Limestone is a sedimentary rock composed primarily of calcium carbonate (CaCO3) in the form of the mineralcalcite. It most commonly forms in clear, warm, shallow marine waters. It is usually an organic sedimentary rock that forms from the accumulation of shell, coral, algal, and fecal debris. It can also be a chemical sedimentary rock formed by the precipitation of calcium carbonate from lake or ocean water.
Most limestones form in shallow, calm, warm marine waters. That type of environment is where organisms capable of forming calcium carbonate shells and skeletons can easily extract the needed ingredients from ocean water. When these animals die, their shell and skeletal debris accumulate as a sediment that might be lithified into limestone. Their waste products can also contribute to the sediment mass. Limestones formed from this type of sediment are biological sedimentary rocks. Their biological origin is often revealed in the rock by the presence offossils.
Some limestones can form by direct precipitation of calcium carbonate from marine or fresh water. Limestones formed this way are chemical sedimentary rocks. They are thought to be less abundant than biological limestones.
Today Earth has many limestone-forming environments. Most of them are found in shallow water areas between 30 degrees north latitude and 30 degrees south latitude. Limestone is forming in the Caribbean Sea, Indian Ocean, Persian Gulf, Gulf of Mexico, around Pacific Ocean islands, and within the Indonesian archipelago.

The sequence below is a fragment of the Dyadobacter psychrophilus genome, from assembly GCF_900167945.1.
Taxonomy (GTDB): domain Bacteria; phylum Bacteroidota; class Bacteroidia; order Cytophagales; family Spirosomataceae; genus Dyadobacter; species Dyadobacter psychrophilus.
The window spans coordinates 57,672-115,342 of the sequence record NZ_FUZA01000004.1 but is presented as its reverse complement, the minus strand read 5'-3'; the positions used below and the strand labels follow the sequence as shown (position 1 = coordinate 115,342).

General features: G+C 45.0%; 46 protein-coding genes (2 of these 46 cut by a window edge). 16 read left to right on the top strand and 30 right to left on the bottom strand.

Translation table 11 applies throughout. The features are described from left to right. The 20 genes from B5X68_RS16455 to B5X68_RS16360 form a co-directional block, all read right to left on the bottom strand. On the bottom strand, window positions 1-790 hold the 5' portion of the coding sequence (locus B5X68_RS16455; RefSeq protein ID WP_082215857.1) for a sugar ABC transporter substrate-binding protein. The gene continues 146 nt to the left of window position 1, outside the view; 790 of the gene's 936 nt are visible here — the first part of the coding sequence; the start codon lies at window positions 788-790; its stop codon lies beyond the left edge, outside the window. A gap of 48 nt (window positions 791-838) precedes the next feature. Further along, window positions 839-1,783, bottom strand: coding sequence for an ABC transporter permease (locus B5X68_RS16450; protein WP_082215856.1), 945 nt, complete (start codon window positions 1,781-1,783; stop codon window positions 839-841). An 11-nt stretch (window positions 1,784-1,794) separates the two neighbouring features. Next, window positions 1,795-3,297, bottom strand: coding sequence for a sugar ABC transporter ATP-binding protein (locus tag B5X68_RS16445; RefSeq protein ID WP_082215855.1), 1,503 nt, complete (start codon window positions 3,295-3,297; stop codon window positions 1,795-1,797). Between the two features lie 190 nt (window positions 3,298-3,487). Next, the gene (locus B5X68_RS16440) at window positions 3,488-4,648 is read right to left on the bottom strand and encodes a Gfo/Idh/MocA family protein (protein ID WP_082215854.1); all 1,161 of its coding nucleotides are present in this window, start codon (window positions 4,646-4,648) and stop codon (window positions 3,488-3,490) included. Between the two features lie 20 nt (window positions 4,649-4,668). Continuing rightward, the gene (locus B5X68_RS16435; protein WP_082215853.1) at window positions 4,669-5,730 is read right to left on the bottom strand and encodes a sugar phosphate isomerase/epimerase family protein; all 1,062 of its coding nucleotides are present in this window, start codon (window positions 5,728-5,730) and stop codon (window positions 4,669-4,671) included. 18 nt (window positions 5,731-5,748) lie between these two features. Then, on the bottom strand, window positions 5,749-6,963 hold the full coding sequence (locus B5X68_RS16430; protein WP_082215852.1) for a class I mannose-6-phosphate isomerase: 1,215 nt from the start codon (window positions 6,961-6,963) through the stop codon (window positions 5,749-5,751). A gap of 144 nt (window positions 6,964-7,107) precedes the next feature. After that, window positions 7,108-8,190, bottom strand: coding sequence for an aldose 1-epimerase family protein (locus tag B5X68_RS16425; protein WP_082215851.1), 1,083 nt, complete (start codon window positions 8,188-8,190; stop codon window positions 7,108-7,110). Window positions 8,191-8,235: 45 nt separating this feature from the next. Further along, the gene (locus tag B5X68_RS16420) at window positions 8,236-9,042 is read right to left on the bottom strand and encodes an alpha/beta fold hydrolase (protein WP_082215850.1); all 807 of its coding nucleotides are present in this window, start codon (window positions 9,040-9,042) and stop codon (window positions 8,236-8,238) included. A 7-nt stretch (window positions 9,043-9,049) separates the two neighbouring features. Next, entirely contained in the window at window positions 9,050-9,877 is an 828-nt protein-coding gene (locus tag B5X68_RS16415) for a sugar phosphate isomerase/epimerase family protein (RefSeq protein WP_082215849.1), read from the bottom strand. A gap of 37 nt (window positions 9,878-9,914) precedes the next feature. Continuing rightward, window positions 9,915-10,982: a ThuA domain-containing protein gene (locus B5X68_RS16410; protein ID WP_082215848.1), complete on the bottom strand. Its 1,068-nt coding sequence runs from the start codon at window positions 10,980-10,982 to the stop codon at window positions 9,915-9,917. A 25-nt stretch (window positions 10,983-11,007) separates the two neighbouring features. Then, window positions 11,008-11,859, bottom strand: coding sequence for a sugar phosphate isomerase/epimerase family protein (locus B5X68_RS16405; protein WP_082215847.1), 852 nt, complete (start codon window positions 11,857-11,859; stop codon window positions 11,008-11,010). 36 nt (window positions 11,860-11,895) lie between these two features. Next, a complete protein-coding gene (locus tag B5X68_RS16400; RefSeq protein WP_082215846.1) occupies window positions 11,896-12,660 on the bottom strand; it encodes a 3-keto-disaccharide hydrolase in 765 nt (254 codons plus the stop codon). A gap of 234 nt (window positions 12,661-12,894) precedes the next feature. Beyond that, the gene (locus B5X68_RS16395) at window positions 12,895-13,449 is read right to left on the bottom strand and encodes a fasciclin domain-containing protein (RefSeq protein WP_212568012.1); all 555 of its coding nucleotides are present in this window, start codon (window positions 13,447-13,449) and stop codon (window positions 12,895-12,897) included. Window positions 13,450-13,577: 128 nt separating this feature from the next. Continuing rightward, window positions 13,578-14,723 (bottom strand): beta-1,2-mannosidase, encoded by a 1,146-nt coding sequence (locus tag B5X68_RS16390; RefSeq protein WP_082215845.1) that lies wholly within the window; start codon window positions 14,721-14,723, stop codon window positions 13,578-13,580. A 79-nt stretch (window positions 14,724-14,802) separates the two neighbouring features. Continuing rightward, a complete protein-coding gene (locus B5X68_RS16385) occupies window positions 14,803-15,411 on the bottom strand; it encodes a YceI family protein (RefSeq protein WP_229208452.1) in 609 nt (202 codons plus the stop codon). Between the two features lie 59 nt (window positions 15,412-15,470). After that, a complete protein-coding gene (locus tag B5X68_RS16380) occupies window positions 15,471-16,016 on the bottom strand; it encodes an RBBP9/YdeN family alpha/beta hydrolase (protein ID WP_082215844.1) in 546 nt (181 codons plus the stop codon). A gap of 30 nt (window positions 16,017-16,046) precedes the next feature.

One of these areas is the Bahamas Platform, located in the Atlantic Ocean about 100 miles southeast of southern Florida (see satellite image). There, abundant corals, shellfish, algae, and other organisms produce vast amounts of calcium carbonate skeletal debris that completely blankets the platform. This is producing an extensive limestone deposit.
Limestone is a rock with an enormous diversity of uses. It could be the one rock that is used in more ways than any other. Most limestone is made into crushed stone and used as a construction material. It is used as a crushed stone for road base and railroad ballast. It is used as an aggregate in concrete. It is fired in a kiln with crushed shale to make cement.
Some varieties of limestone perform well in these uses because they are strong, dense rocks with few pore spaces. These properties enable them to stand up well to abrasion and freeze-thaw. Although limestone does not perform as well in these uses as some of the harder silicate rocks, it is much easier to mine and does not exert the same level of wear on mining equipment, crushers, screens, and the beds of the vehicles that transport it.
Limestone has many other uses. Powdered limestone is used as a filler in paper, paint, rubber, and plastics. Crushed limestone is used as a filter stone in on-site sewage disposal systems. Powdered limestone is also used as a sorbent (a substance that absorbs pollutants) at many coal-burning facilities.
Limestone is not found everywhere. It only occurs in areas underlain by sedimentary rocks. Limestone is needed in other areas and is so important that buyers will pay five times the value of the stone in delivery charges so that limestone can be used in their project or process.